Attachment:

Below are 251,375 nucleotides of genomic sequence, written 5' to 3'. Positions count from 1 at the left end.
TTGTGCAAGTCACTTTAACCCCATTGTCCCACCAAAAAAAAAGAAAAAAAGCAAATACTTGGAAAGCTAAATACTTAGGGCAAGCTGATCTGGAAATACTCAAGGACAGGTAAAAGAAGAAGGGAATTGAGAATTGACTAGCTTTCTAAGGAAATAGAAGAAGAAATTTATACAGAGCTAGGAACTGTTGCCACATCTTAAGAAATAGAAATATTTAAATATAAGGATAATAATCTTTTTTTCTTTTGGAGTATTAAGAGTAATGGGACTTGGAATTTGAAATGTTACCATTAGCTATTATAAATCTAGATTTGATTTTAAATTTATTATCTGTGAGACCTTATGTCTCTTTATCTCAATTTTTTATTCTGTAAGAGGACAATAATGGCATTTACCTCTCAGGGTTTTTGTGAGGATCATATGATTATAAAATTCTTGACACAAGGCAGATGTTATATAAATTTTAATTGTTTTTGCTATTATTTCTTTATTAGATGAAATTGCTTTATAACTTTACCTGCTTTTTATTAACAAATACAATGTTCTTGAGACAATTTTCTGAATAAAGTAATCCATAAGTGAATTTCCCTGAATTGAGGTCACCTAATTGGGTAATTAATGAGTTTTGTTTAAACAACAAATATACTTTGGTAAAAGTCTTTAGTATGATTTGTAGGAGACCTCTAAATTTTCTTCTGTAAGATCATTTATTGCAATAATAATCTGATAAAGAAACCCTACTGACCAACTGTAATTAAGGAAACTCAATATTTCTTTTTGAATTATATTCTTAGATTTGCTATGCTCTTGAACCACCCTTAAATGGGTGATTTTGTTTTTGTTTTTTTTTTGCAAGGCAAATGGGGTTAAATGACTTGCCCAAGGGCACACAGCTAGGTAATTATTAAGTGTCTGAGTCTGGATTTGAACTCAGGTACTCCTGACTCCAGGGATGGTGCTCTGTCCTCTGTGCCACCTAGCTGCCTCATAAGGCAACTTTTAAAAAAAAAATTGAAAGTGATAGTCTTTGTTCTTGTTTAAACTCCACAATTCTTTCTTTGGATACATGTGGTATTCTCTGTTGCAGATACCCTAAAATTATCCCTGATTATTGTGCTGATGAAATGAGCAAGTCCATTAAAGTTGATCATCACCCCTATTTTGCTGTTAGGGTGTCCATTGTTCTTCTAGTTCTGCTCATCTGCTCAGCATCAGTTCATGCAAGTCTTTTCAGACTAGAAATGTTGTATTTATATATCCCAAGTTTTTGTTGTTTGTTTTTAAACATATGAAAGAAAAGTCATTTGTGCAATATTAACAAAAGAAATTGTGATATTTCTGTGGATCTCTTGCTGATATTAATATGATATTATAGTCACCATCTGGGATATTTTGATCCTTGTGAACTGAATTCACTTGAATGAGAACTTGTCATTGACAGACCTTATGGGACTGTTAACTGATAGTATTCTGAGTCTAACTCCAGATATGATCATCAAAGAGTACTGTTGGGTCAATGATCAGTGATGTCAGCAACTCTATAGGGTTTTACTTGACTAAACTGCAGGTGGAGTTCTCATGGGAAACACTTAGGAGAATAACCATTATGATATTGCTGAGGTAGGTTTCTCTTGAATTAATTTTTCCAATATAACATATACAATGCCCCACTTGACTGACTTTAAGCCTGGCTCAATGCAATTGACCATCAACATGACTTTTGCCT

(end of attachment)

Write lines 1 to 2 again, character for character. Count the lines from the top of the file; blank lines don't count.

Below are 251,375 nucleotides of genomic sequence, written 5' to 3'. Positions count from 1 at the left end.
TTGTGCAAGTCACTTTAACCCCATTGTCCCACCAAAAAAAAAGAAAAAAAGCAAATACTTGGAAAGCTAAATACTTAGGGCAAGCTGATCTGGAAATACTCAAGGACAGGTAAAAGAAGAAGGGAATTGAGAATTGACTAGCTTTCTAAGGAAATAGAAGAAGAAATTTATACAGAGCTAGGAACTGTTGCCACATCTTAAGAAATAGAAATATTTAAATATAAGGATAATAATCTTTTTTTCTTTTGGAGTATTAAGAGTAATGGGACTTGGAATTTGAAATGTTACCATTAGCTATTATAAATCTAGATTTGATTTTAAATTTATTATCTGTGAGACCTTATGTCTCTTTATCTCAATTTTTTATTCTGTAAGAGGACAATAATGGCATTTACCTCTCAGGGTTTTTGTGAGGATCATATGATTATAAAATTCTTGACACAAGGCAGATGTTATATAAATTTTAATTGTTTTTGCTATTATTTCTTTATTAGATGAAATTGCTTTATAACTTTACCTGCTTTTTATTAACAAATACAATGTTCTTGAGACAATTTTCTGAATAAAGTAATCCATAAGTGAATTTCCCTGAATTGAGGTCACCTAATTGGGTAATTAATGAGTTTTGTTTAAACAACAAATATACTTTGGTAAAAGTCTTTAGTATGATTTGTAGGAGACCTCTAAATTTTCTTCTGTAAGATCATTTATTGCAATAATAATCTGATAAAGAAACCCTACTGACCAACTGTAATTAAGGAAACTCAATATTTCTTTTTGAATTATATTCTTAGATTTGCTATGCTCTTGAACCACCCTTAAATGGGTGATTTTGTTTTTGTTTTTTTTTTGCAAGGCAAATGGGGTTAAATGACTTGCCCAAGGGCACACAGCTAGGTAATTATTAAGTGTCTGAGTCTGGATTTGAACTCAGGTACTCCTGACTCCAGGGATGGTGCTCTGTCCTCTGTGCCACCTAGCTGCCTCATAAGGCAACTTTTAAAAAAAAAATTGAAAGTGATAGTCTTTGTTCTTGTTTAAACTCCACAATTCTTTCTTTGGATACATGTGGTATTCTCTGTTGCAGATACCCTAAAATTATCCCTGATTATTGTGCTGATGAAATGAGCAAGTCCATTAAAGTTGATCATCACCCCTATTTTGCTGTTAGGGTGTCCATTGTTCTTCTAGTTCTGCTCATCTGCTCAGCATCAGTTCATGCAAGTCTTTTCAGACTAGAAATGTTGTATTTATATATCCCAAGTTTTTGTTGTTTGTTTTTAAACATATGAAAGAAAAGTCATTTGTGCAATATTAACAAAAGAAATTGTGATATTTCTGTGGATCTCTTGCTGATATTAATATGATATTATAGTCACCATCTGGGATATTTTGATCCTTGTGAACTGAATTCACTTGAATGAGAACTTGTCATTGACAGACCTTATGGGACTGTTAACTGATAGTATTCTGAGTCTAACTCCAGATATGATCATCAAAGAGTACTGTTGGGTCAATGATCAGTGATGTCAGCAACTCTATAGGGTTTTACTTGACTAAACTGCAGGTGGAGTTCTCATGGGAAACACTTAGGAGAATAACCATTATGATATTGCTGAGGTAGGTTTCTCTTGAATTAATTTTTCCAATATAACATATACAATGCCCCACTTGACTGACTTTAAGCCTGGCTCAATGCAATTGACCATCAACATGACTTTTGCCT